Pope Francis today ended his latest to a Latin American country earlier today when he left Cuba following a four-day visit. During his time on the island, the Argentine pontiff emphasized messages of reconciliation and brotherhood among residents regardless of their ideological or political beliefs. His choice to steer away from commenting on the persecution of political dissidents and jailing of political prisoners was criticized by some members of the Cuban-American and Cuban exile community. (Though it remains to be seen if Francis during his first-ever visit to the U.S. will be more vocal on issues relating to human rights abuses in Cuba.)
Francis exercised caution in not blatantly speaking out against the Cuban government while on the island, but that stood in contrast to Pope John Paul II’s visit to Nicaragua in 1983. The Central American country was in the early years of a bloody armed conflict between the ruling Sandinista government and the rebel Contras. The war took its toll on the Nicaraguan Catholic Church that split between the hierarchy opposed to the Sandinista rulers and factions in favor of the government’s social and economic reforms.
Tensions between the sides was high in the days prior to the Pope’s visit but it was expected, as was written by one article at the time, that “the Pope will talk in relatively vague terms that both sides will try to use to best advantage.” As seen in the brief video clip below, that notion was put to rest upon his arrival when he publicly admonished Catholic priest and Minister of Culture Ernesto Cardenal:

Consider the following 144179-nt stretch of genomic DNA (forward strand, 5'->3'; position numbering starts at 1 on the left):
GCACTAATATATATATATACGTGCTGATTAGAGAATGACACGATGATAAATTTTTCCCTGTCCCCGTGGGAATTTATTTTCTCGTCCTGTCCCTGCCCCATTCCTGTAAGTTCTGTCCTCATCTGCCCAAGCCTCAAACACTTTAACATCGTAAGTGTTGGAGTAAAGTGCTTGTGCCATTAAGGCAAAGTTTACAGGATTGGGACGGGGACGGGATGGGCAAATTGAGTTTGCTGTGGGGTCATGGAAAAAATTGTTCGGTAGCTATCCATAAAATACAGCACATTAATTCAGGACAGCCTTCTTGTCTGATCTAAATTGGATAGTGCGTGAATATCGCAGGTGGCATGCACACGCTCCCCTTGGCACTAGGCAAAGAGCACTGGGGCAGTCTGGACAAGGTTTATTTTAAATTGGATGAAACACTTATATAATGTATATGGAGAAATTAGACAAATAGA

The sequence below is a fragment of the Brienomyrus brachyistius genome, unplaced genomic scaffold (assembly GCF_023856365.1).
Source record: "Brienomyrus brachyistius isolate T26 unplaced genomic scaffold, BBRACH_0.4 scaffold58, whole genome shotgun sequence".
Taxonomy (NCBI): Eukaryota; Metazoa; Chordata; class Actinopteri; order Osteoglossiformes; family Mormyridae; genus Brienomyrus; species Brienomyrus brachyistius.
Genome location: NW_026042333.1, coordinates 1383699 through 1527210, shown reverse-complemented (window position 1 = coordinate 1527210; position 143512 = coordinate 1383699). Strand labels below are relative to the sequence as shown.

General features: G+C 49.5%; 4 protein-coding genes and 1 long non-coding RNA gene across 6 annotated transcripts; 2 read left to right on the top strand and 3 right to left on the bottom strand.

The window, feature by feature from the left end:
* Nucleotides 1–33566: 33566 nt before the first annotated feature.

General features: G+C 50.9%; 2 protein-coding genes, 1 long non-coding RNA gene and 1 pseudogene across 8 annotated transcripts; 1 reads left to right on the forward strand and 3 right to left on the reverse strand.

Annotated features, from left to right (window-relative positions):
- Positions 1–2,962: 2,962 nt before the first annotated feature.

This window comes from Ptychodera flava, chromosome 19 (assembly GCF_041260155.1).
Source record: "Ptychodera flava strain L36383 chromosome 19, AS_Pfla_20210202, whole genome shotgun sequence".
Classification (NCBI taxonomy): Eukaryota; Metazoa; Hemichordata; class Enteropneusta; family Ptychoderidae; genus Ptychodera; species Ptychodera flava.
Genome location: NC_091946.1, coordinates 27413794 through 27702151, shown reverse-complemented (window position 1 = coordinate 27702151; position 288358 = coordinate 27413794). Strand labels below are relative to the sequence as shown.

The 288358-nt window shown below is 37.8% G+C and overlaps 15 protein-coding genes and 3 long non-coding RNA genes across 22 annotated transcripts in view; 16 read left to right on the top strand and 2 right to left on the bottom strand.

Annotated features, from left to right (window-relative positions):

Lest there were any doubts over his intentions, the Pope then used his homily at a public mass in Managua to blast Cardenal and other clergy turned members of government for ''acting outside or against the will of the bishops.'' He also warned Catholics of the threat caused by “unacceptable ideological commitments” though he was occasionally drowned out by pro-Sandinista chants of ''Popular power!'' and ''We want peace!''
Pope John Paul II’s 1983 trip would ultimately do little to quell the rift among catholic leaders. He would visit Nicaragua once more in 1996 with revolutionary leader Daniel Ortega and the Sandinistas out of power, and the return of what he deemed as “authentic religious freedom” to the nation.
Cardenal, meanwhile, left the Sandinista leadership in 1994 to focus on politically charged writing and poetry though he did not regret backing the revolution that toppled the Somoza dictatorship. At a literary forum earlier this month, the 90-year-old criticized Ortega's current stint as Nicaraguan president for amassing “all the powers of the country” and “fabulously enriching himself.”
YouTube Source – Dexter Poindexter
Online Sources (English) - Raw Story, The Guardian, The New York Times, Reuters